It’s trash day in North Philadelphia, and garbage bags are heaped along the curb. It’s not the best look for this rowhouse block.
But, surveying the scene, Ogbonna Hagins is gleeful.
“This,” he says, “is money.”
He pulls over his minivan for a closer look. Here are two pairs of sneakers, almost new-looking. There’s a suitcase, whose telescoping handle works perfectly and wheels glide easily into a spin. Sheathed in black plastic, there’s a three-foot-tall Superman doll; Hagins will later find similar ones listed for between $25 and $60 on eBay.
It all goes in the van, joining a ramshackle abundance of trash bags bulging with assorted shoes, bicycle parts, pie pans, radios, record players and antiques of questionable provenance. (Fortunately, a half-dozen pine-tree air fresheners also sway from the rear-view mirror.)
Scrapping is a time-honored, if marginal, Philadelphia tradition. But Hagins, 51 — a Grays Ferry resident, one-time state House candidate (he did not survive a petition challenge), podcaster, and tireless networker with a self-styled, superhero-like moniker, Philly Green Man — is on a mission to elevate the trade, which he sees as both art and science. Pretty much anything you’ve tossed out on trash day, he says, has some value waiting to be unlocked.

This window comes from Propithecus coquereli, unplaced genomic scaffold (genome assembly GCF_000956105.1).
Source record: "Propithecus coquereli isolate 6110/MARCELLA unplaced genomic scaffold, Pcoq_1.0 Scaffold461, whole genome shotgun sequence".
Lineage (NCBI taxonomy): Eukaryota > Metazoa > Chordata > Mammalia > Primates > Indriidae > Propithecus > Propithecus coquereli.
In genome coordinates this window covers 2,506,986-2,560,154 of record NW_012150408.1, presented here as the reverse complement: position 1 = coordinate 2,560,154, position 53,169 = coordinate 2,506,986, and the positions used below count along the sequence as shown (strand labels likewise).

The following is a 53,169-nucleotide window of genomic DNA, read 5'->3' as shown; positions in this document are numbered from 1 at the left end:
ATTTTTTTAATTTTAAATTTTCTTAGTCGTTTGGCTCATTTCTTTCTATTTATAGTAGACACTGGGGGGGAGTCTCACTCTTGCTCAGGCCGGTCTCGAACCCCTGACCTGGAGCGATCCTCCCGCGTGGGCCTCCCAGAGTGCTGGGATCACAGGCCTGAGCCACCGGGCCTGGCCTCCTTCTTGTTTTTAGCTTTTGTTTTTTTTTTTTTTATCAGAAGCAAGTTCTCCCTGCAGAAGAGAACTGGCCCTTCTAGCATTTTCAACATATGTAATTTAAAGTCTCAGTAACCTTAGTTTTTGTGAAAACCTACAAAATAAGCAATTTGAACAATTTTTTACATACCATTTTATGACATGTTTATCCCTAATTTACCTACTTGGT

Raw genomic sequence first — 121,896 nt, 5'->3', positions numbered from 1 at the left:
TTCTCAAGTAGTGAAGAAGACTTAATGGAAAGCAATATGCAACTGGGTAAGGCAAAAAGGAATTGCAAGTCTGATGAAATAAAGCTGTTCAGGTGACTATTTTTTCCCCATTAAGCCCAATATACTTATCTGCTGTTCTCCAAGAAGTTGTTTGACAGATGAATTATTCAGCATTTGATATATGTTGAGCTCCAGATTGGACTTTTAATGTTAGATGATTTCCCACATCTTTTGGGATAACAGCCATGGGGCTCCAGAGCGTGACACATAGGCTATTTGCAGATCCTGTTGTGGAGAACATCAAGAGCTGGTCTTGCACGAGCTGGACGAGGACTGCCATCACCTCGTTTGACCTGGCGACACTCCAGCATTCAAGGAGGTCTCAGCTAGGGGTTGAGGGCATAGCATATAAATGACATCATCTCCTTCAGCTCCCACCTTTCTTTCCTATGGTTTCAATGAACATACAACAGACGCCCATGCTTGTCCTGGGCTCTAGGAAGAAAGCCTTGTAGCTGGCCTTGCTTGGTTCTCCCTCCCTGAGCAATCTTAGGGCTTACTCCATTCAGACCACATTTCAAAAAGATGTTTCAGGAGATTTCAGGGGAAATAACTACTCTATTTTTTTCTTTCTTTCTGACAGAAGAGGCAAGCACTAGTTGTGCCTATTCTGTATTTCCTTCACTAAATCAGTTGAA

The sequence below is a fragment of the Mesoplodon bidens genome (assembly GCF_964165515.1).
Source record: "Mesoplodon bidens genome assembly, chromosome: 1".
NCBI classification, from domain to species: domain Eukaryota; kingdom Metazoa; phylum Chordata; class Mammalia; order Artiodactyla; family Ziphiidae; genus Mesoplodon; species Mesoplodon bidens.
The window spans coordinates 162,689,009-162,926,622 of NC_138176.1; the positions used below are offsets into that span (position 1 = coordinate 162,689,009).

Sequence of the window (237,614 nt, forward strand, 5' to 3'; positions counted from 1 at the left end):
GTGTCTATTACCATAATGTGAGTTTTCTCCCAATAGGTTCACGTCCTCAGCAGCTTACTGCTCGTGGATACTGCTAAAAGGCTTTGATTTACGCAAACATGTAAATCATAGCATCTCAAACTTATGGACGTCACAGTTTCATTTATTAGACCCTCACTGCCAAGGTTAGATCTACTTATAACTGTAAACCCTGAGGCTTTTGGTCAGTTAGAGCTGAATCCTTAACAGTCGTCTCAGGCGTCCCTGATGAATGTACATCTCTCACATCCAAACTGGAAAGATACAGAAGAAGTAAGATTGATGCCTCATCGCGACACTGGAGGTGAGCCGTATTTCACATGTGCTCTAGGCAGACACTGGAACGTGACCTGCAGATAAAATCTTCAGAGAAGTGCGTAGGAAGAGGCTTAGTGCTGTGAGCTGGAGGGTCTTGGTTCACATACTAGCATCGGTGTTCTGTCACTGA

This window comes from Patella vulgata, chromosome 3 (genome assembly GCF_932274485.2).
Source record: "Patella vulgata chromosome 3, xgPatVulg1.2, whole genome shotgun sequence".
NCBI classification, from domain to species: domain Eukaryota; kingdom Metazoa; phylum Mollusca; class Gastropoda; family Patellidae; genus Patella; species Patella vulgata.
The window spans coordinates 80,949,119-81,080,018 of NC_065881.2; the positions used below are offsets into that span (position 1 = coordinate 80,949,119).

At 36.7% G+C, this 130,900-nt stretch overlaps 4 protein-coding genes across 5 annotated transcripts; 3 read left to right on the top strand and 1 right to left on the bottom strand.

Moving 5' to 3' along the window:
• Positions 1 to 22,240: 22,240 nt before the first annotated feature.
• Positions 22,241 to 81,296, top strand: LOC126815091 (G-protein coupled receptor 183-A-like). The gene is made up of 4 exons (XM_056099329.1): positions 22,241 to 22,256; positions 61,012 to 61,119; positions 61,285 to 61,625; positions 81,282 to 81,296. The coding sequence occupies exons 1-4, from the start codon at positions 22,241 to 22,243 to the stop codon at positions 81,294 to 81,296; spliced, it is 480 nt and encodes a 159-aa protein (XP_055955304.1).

And Philadelphia’s discards, rescued by Hagins’ discerning hand, have a surprising afterlife.
Some things he can fix and sell at a flea market, at auction or eBay. The very best clothes can be sold to Buffalo Exchange. Gold and silver — he regularly finds jewelry in the trash — goes to a buyer on Jewelers Row.
But other things have worth, too. The broken lamp you threw away (if it was indeed broken) is worth 50 cents a pound. The cracked flat screen TV has a motherboard, worth $1 a pound. A DVD player is even better: The hard drive could fetch $15 or $20.